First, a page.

Financial Conduct Authority (FCA) CEO Andrew Bailey has been named the new governor of the Bank of England.
Chancellor Sajid Javid announced on Friday that Bailey would take over at the central bank in March 2020, bringing to an end months of speculation about who replace outgoing governor Mark Carney.
Javid said Bailey was “the stand-out candidate in a competitive field.”
“He is the right person to lead the Bank as we forge a new future outside the EU and level-up opportunity across the country,” the Chancellor said in a statement.
Leicester-born Bailey is a veteran of the Bank of England. He joined the central bank in 1985 before rising to become a deputy governor from 2013 to 2016. He left in 2016 to run the FCA, Britain’s top financial watchdog.
“It is a tremendous honour to be chosen as Governor of the Bank of England and to have the opportunity to serve the people of the United Kingdom, particularly at such a critical time for the nation as we leave the European Union,” Bailey said in a statement.
“The Bank has a very important job and, as Governor, I will continue the work that Mark Carney has done to ensure that it has the public interest at the heart of everything it does.”
Carney said: “An extraordinary public servant, Andrew brings unparalleled experience, built over three decades of dedicated service across all policy areas of the Bank, and most recently as CEO of the FCA.”
Carney has led the Bank of England since July 2013 and initially planned to step down in 2018. The Canadian has twice delayed his departure due to Brexit. He was due to step down in January 2020 but the Treasury on Friday announced a short extension until 16 March to avoid his exit clashing with the 31 January Brexit deadline.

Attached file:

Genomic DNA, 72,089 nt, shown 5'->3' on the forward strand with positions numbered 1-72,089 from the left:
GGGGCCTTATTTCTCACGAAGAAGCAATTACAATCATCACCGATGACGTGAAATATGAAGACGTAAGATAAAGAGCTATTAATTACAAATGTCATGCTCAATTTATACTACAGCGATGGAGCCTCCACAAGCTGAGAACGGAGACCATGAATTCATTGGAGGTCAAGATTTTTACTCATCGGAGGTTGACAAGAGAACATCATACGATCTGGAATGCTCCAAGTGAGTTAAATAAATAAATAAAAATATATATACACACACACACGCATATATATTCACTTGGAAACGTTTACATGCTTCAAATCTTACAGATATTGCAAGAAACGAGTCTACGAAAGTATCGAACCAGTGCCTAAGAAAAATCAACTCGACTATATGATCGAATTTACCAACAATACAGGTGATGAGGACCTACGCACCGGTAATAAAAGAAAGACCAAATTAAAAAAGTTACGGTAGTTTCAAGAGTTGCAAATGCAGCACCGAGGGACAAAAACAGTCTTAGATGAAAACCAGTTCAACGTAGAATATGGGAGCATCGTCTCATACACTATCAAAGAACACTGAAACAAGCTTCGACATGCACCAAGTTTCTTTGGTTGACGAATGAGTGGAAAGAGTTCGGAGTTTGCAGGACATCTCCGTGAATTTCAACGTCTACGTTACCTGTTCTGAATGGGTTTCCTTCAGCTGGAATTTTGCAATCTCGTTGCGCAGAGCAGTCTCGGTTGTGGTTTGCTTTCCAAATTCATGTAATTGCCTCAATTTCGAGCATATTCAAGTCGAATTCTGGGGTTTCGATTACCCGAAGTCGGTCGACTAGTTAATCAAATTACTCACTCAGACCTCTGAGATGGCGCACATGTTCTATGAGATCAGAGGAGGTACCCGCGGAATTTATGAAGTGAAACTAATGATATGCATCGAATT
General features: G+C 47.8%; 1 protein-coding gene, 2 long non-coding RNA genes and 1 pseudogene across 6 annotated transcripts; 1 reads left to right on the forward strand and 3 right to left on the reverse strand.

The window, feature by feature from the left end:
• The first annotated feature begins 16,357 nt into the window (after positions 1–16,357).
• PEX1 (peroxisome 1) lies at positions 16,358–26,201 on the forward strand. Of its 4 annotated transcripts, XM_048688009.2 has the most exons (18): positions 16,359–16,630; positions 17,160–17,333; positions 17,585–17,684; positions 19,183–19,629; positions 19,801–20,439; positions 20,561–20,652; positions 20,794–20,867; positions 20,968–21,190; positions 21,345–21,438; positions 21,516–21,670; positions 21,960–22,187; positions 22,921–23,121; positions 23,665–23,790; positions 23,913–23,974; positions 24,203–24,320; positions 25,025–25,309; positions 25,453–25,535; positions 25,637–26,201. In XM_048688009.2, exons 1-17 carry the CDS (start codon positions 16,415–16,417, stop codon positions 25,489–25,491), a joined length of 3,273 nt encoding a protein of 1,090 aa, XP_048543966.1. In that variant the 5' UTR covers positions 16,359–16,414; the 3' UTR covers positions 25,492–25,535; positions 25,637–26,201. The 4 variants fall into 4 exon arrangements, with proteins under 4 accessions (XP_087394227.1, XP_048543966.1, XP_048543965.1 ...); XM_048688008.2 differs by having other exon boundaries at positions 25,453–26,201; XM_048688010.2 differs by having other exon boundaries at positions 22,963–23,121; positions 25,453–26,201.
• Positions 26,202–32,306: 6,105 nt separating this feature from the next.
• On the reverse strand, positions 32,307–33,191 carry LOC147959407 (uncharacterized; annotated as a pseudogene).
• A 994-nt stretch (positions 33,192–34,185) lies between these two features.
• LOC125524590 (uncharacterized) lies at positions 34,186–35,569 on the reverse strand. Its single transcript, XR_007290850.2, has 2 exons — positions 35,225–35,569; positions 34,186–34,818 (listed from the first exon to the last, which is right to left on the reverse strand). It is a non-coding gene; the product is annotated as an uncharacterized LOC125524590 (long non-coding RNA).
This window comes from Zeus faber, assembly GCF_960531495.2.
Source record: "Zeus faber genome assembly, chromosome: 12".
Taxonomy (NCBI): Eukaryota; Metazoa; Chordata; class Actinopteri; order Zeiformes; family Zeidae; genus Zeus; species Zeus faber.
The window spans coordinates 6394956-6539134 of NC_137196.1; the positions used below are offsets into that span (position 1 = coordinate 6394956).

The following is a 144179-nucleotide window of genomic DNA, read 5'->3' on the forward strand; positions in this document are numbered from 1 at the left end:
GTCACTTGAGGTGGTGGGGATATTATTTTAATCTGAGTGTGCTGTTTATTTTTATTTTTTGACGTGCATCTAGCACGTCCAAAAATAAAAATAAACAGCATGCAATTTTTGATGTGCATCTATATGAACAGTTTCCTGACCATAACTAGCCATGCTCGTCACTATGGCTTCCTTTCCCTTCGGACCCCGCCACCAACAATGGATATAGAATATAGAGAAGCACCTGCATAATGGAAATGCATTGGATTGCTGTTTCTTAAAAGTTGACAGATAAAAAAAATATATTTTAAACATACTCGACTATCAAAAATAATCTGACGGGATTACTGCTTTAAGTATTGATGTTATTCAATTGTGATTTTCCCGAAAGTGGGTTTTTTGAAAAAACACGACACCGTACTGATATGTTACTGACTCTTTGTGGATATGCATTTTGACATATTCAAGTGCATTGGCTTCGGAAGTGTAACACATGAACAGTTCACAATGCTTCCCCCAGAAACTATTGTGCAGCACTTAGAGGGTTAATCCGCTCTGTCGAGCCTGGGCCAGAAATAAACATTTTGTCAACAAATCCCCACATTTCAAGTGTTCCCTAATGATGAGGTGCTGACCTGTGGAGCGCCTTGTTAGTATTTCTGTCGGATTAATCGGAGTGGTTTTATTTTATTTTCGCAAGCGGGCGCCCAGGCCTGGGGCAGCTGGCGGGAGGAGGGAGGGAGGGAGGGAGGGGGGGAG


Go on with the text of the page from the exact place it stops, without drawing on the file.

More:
60-year-old Bailey is likely be seen as a safe choice by the world of high finance and economics, given his experience in both regulation and at the Bank of England. He is a Cambridge history graduate and holds a PhD.
“It is important to me that the Bank continues to work for the public by maintaining monetary and financial stability and ensuring that financial institutions are safe and sound,” Bailey said in a statement.
“I am committed to the Bank being an accessible and approachable institution, as well as an open and diverse place to work.”
The role of governor includes chairing the central bank’s three main policy committees, which oversee monetary, financial, and prudential policy in the UK. While the governor cannot set interest rates alone, they lead the committee’s decision making process on rates and are the public face of policy.
The governor also represents the central bank internationally at the G7, G20, Bank for International Settlements, and the International Monetary Fund.
Bailey, who will be the Bank of England’s 121st governor, takes the helm during an uncertain period, both globally and nationally. He will have to navigate slowing growth, Britain’s exit from the EU, and continue predecessor Carney’s work on climate change.
While he will likely be greeted by the City, Bailey’s appointment may provoke ire among many retail investors.
Small time investors have lost millions of pounds investing in controversial ‘mini-bonds’. Many say the FCA under Bailey was too slow to wake up to the problems. The FCA was also slow to react to the collapse of Neil Woodford’s investment business earlier this year. Bailey and other FCA executives were heckled by angry investors at the watchdog’s annual meeting in July.
Bailey will serve an eight-year term and earn £495,000 a year. The Treasury will now begin the search for his replacement at the FCA and said an appointment will be made “well ahead of Mr Bailey’s departure.”
The Treasury began searching for Carney’s replacement in April. Bailey was tipped as a frontrunner from the start. Other names in the frame were London School of Economics head Minouche Shafik, Bank of England insiders Ben Broadbent and Andy Haldane, former Reserve Bank of India governor Raghuram Rajan, and Santander UK chair Shriti Vadera.